Figure 1 shows an example of a psychometric function (percent correct versus test speed). Performance was perfect when the test stimulus was moving much faster (20%) than the baseline stimulus, and performance was near chance levels when the test stimulus was moving only slightly faster (6%) than the baseline stimulus. A threshold was reached (8.5% faster) at the point where the subject’s performance was 79% correct. After 50 trials of the staircase procedure, the subject’s responses were compiled in this way and fit with a Weibull function using a maximum likelihood fitting procedure (Watson, 1979). The speed discrimination threshold was defined as the test speed that yielded 79% correct performance (that is, the performance level to which the three-down, one-up staircase converges).
Typically, a subject’s threshold would decrease with practice at the task. Subjects completed between 4 and 10 repeats of the staircase procedure, until their performance appeared to asymptote three times in a row. We report the mean of those three measurements as a Weber fraction, i.e., as the percent increase over the baseline speed. In the five control subjects, thresholds (mean Weber fraction = 5.6%; SD = 1.8) were similar to previous reports (DeBruyn and Orban, 1988; McKee, 1981; McKee et al., 1986).
fMRI visual stimuli. fMRI response versus contrast functions were measured using two sets of stimuli: (1) test stimuli designed to elicit relatively large responses from the M pathway, and (2) control stimuli designed to elicit strong responses from multiple pathways. Lowering the mean luminance of a visual stimulus increases the responsiveness of the M pathway relative to other visual pathways, especially at low mesopic and scotopic luminances (Purpura et al., 1988; Lee et al., 1997). Test stimuli, therefore, had low mean luminance (2 cd/m2), whereas control stimuli had higher mean luminance (36 cd/m2).
Test stimuli were 0.4 cycle/° sinusoidal gratings that moved (20.8°/sec) with low mean luminance (2 cd/m2). We recorded brain activity in response to five stimulus contrasts (3, 6, 25, 50, and 100%). The orientation and direction of motion of the moving gratings changed every 500 msec to minimize visual adaptation in orientation- and direction-selective neurons. The gratings were oblique (rightward and leftward diagonal), and the stimuli in the two halves of the screen on either side of the diagonal simultaneously moved toward or away from a fixation point to minimize eye movements (i.e., repeating the sequence: leftward diagonal, outward; rightward diagonal, outward; leftward diagonal, inward; rightward diagonal, inward). Control stimuli were 0.4 cycle/° flickering sinusoidal gratings (contrast-reversing at 8.3 Hz) at higher mean luminance (36 cd/m2), and we recorded brain activity in response to five stimulus contrasts (6, 12, 25, 50, and 100%). Orientation remained constant throughout the scan.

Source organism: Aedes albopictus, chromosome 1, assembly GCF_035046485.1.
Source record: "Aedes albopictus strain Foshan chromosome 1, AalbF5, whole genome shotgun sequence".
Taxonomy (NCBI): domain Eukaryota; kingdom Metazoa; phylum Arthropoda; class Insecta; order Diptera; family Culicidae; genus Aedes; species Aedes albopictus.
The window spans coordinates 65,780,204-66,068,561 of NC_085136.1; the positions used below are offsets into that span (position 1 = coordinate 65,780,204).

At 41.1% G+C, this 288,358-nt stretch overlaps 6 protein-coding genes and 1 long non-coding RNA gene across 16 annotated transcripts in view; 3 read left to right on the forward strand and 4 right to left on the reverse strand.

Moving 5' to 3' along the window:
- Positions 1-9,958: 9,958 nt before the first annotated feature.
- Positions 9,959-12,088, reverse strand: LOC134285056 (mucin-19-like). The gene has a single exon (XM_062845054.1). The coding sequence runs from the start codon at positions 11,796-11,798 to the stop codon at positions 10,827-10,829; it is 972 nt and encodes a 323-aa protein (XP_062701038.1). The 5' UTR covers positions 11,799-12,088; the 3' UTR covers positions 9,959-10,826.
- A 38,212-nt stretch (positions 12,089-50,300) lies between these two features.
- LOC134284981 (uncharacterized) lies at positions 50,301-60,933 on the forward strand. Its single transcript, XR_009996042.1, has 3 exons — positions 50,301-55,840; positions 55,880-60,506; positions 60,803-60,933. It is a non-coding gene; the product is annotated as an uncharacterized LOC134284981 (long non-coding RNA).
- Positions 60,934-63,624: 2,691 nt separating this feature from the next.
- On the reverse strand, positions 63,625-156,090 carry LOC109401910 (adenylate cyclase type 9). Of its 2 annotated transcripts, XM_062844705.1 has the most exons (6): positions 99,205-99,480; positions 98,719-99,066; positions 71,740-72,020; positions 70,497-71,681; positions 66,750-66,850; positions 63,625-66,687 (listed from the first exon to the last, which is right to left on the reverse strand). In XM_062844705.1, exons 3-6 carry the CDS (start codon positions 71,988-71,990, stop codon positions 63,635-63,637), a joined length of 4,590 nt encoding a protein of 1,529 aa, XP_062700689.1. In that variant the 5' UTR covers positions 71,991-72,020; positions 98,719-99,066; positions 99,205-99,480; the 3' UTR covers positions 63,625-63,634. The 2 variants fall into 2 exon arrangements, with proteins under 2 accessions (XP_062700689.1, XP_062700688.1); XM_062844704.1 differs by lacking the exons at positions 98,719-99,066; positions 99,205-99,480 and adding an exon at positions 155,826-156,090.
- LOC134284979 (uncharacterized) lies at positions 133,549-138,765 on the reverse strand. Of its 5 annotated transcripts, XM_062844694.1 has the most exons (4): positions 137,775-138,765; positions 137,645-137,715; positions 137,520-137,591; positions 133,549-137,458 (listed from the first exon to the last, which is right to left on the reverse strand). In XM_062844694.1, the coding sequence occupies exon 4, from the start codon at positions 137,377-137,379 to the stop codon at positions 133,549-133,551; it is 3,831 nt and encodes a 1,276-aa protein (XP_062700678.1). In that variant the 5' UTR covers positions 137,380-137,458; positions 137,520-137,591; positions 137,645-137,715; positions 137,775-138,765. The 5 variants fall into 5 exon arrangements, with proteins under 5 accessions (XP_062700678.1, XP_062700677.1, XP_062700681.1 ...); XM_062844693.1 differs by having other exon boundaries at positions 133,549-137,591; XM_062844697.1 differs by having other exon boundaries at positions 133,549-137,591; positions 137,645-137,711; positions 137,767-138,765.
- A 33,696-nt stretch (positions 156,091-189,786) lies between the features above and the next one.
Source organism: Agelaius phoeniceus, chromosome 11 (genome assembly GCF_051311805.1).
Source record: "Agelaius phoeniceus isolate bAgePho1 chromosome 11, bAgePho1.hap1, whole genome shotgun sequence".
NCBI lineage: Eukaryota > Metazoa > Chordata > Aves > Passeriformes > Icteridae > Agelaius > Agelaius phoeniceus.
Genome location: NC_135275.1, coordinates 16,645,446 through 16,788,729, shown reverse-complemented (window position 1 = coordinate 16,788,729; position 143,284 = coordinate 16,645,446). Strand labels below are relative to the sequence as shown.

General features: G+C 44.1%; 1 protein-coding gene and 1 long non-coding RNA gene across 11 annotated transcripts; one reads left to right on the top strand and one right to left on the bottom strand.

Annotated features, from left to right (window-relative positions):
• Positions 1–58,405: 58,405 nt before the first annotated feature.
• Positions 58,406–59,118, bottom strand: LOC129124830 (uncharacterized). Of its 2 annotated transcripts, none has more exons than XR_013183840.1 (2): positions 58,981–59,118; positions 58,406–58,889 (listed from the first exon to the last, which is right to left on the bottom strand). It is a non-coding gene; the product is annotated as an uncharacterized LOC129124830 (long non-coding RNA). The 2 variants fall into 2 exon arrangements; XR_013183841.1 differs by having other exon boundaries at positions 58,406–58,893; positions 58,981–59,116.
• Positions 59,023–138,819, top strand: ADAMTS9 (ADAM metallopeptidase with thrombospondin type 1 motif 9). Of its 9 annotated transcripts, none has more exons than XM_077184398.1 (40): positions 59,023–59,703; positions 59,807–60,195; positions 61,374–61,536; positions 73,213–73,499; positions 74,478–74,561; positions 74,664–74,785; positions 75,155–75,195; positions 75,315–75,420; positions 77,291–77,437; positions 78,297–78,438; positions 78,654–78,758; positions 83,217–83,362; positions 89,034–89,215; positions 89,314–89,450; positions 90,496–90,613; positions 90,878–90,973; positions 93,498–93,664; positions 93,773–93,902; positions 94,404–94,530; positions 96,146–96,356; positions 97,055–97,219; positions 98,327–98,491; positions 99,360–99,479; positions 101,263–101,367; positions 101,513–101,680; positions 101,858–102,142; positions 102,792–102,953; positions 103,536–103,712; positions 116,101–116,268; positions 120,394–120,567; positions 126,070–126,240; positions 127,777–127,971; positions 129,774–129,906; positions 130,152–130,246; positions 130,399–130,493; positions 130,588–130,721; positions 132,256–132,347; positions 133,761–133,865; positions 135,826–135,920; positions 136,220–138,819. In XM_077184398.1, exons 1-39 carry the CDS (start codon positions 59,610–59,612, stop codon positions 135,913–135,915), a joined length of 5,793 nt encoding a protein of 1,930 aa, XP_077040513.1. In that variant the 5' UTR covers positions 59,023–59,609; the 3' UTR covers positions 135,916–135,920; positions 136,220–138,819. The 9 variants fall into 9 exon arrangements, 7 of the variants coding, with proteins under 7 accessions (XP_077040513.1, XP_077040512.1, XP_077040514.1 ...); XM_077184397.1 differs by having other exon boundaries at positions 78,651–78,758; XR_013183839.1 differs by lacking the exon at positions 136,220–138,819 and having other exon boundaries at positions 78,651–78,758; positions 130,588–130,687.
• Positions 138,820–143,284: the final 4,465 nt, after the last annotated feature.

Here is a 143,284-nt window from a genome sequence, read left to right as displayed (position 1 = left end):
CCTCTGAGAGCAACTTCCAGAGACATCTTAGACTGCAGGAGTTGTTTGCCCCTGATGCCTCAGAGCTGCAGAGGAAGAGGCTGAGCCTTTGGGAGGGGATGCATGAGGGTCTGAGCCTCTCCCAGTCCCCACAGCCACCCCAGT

We ran a separate experiment to measure activity during a moving dot condition, similar to a previous fMRI study of dyslexia by Eden et al. (1996). The dots were 1° in diameter, and their intensity was 34.2 cd/m2, a 5% decrement below the 36 cd/m2 gray background. The dots moved in and out from the fixation point at a speed of 10°/sec, alternating direction once every second. This stimulus was presented for 18 sec alternating with 18 sec of a uniform gray field.
Visual stimuli were generated on a Macintosh computer that transmitted a high-resolution RGB signal to a Sanyo PLC-300M LCD video projector (66.7 Hz refresh). The stimuli were projected through a lens and focused onto a screen, made of rear-projection material, positioned at the opening of the bore of the magnet near the subject’s knees.
The subjects lay on their backs and looked directly up into an angled mirror to see the rear-projection screen. The display subtended 14 × 14° of visual angle. A small high-contrast square in the center of the stimulus served as a fixation mark to minimize effects of eye movements. Subjects were instructed to fixate this mark during the duration of the functional scans and were alerted before the beginning of each scan. A bite bar was used to stabilize the subject’s head. Several of the contrast conditions for some subjects were repeated and replaced because we suspected head movements, either between anatomical and functional scans (i.e., causing misalignment of structural and functional images) or within a functional scan (i.e., causing large artifacts in the time-course of the fMRI signal).
fMRI data acquisition. fMRI was performed on a standard clinical GE 1.5 T Signa scanner with a custom-designed head coil (low mean luminance test conditions and moving dots conditions) or a 5-inch-diameter surface coil (high mean luminance control conditions and retinotopy measurements). We used a T2*sensitive gradient recalled echo pulse sequence with a spiral readout (Noll et al., 1995, Glover and Lai, 1998). Parameters for the surface coil protocol were 750 msec repetition time (TR), 40 msec echo time (TE), 70° flip angle (FA), four interleaves, in-plane resolution = 0.94 × 0.94 mm, slice thickness = 4 mm. Parameters for the head coil protocol were 1500 msec TR, 40 msec TE, 90° FA, two interleaves, in-plane resolution = 1.02 × 1.02 mm, slice thickness = 4 mm. In all experiments, eight adjacent planes of fMRI data were collected either perpendicular to the calcarine sulcus and beginning at the occipital pole (surface coil experiments; see Fig.4 A) or parallel to the calcarine sulcus with the lowest slice near the ventral surface of the occipital lobe (head coil experiments; see Fig. 5A). Because of the slice orientation, MT+ responses were not recorded in the surface coil experiments (i.e., in the control conditions).